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Technology Will Keep B-School Applicants Honest

Business schools can count on technology to prevent applicants from plagiarizing essays. Pro or con?

Pro: A Deterrent and Remedy

(Corrected to change description of computer paste command)

Technology makes plagiarism easy. The modern environment of online access and community has diminished ownership of ideas and information. This global network has also expanded our world views: Students may view the concept of intellectual property as very Western and far removed from cultures that perceive knowledge as a collective resource for social evolution. With those influences, it’s easy to rationalize the quick online search for "personal statement" and the two keystrokes that create most modern plagiarism: Ctrl-C, Ctrl-V.

The same technology that makes plagiarism easy to commit makes it easy to detect. In the past we relied on recollection and incongruities to recognize plagiarism. Today we simply search for a familiar-sounding phrase. We submit essays to software that scours thousands of sources for matching content. This puts the commission and detection of plagiarism on a level playing field.

Perhaps technology’s most untapped potential is plagiarism prevention. Whether by generational, cultural, or "rational" ignorance, many commit plagiarism without full knowledge of its definition or consequences. A study by the National Bureau of Economic Research suggests that "… an easily replicable, scalable, and virtually costless educational intervention can be highly effective at reducing the prevalence of student plagiarism." Business schools have an educational opportunity before candidates enter their doors. They can provide online tutorials and webcasts during the admission process. They can clearly display definitions of plagiarism on essay instructions. They can encourage applicants to do self-plagiarism detection before essay submission.

Education and prevention, in addition to detection, are essential in developing professional integrity not just in our students, but also in tomorrow’s leaders. Technology can indeed be the key.

Con: A Limited Tool

Make no mistake about it: My 20 years of research shows that students in high school and college cheat. And now students, often with their parents’ knowledge, are buying admissions essays to submit as they negotiate the increasingly competitive college admissions process. Something needs to be done, and plagiarism detection technology seems to hold the answer for many. While it may be the most obvious immediate answer, it raises some serious issues.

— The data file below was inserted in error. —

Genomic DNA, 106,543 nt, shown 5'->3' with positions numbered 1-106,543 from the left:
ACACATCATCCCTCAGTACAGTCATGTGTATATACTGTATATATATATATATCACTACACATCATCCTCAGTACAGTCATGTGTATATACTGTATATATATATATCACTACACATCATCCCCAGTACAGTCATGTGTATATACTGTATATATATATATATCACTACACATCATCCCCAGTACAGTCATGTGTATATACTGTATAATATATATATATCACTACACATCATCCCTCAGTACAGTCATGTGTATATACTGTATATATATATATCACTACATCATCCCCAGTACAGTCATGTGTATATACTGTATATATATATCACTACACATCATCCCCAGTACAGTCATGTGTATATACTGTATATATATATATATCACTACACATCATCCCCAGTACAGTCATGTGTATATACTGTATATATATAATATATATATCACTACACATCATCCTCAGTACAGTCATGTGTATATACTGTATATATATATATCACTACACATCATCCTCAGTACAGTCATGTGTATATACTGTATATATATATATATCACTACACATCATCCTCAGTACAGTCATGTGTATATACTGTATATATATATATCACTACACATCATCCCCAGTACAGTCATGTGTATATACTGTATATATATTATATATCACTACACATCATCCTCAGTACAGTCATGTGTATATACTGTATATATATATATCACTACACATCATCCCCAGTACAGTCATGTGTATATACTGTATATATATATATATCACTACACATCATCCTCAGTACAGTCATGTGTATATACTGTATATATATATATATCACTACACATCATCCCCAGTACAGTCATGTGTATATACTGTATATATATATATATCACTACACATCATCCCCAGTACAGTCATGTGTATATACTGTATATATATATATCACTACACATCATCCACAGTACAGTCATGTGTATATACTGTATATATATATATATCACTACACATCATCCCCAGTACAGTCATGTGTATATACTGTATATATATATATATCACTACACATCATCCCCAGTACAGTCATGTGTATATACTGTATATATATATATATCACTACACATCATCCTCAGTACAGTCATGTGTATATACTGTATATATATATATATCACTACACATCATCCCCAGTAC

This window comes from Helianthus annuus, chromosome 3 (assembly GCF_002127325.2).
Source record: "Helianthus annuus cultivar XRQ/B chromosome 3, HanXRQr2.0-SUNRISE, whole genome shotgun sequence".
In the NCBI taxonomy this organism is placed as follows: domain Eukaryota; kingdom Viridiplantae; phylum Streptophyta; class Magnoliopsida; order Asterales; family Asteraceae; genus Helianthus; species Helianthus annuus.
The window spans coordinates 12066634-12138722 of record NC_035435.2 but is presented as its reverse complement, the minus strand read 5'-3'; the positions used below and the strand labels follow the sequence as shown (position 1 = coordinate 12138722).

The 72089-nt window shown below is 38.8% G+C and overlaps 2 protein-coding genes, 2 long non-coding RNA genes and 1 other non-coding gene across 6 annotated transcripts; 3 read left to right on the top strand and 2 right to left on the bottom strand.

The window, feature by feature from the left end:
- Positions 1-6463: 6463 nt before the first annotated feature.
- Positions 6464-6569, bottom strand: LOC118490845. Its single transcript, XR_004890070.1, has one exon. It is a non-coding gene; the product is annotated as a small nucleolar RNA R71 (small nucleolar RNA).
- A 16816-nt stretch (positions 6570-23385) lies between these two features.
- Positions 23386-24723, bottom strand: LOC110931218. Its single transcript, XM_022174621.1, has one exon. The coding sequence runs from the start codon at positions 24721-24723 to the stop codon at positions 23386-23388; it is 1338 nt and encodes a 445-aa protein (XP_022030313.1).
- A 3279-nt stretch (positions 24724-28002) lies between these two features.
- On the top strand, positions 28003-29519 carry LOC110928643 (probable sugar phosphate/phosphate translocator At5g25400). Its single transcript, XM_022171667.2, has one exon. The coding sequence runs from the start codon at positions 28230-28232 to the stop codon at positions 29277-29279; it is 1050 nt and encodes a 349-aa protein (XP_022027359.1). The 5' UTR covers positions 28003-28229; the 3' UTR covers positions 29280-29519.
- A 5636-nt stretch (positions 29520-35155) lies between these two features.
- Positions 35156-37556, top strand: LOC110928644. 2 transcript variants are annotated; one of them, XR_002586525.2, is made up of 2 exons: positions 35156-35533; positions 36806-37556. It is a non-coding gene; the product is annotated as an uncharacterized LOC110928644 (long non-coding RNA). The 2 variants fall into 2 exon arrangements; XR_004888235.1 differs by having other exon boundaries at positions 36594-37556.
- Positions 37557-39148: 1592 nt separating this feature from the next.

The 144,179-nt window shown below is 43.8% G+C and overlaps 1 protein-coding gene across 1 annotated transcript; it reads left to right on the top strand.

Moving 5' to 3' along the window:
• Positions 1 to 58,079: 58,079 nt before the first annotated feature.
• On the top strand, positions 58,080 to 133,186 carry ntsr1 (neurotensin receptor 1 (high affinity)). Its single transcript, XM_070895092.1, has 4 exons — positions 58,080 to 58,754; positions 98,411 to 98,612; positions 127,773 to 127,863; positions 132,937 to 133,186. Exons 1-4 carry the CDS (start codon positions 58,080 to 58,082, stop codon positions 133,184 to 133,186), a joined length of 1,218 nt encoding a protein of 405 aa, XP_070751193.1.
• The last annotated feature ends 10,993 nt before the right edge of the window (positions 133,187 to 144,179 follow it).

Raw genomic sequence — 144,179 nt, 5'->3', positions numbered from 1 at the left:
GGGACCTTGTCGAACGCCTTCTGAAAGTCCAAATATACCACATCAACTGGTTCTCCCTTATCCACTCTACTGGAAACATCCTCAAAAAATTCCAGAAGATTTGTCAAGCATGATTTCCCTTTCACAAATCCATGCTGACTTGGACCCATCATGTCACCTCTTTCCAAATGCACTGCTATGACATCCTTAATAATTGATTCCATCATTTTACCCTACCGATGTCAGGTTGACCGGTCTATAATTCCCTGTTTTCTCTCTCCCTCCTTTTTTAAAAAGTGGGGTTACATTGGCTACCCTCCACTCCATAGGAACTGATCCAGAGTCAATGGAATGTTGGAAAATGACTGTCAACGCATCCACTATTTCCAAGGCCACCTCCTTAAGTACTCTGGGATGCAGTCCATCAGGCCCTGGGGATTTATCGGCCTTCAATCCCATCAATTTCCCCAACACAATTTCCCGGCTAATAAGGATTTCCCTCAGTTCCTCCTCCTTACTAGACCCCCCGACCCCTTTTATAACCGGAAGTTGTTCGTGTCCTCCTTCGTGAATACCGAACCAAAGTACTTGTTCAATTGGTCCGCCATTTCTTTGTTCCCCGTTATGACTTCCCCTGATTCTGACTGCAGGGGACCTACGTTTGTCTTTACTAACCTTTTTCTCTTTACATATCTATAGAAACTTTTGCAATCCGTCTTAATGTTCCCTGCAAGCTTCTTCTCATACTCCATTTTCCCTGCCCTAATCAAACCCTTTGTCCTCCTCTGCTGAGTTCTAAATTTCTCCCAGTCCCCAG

One concern is the message it sends, especially to those who do not cheat. Publicity surrounding the adoption of plagiarism detection methods at different schools can convince these students they have no choice but to cheat as well to remain competitive. Unfortunately, such methods can establish an atmosphere of distrust between students and their schools even before they arrive on campus. It seems to me that students, and society in general, need to be able to place a greater level of trust in our major institutions right now.

Second, this form of cheating detection gives an advantage to wealthy students. Affluent applicants can afford to hire either someone to write admissions essays for them or a coach to "help" them write their own. Plagiarism software will not detect such work—assuming that it’s original. And this raises an issue of fundamental fairness.

While it may sound naïve to some, perhaps it’s time colleges show some initiative. Maybe they could use their resources to encourage students to do the right thing rather than just looking for those who do not. An obvious problem with plagiarism detection strategies is that they often solve nothing. Students either subvert the system or apply to a school that isn’t checking admissions essays or doesn’t require them. If colleges would show a willingness to step up and address the real problem rather than just isolate it, the benefits to society could prove enormous.

Opinions and conclusions expressed in the Bloomberg BusinessWeek Debate Room do not necessarily reflect the views of Bloomberg BusinessWeek,, or Bloomberg LP.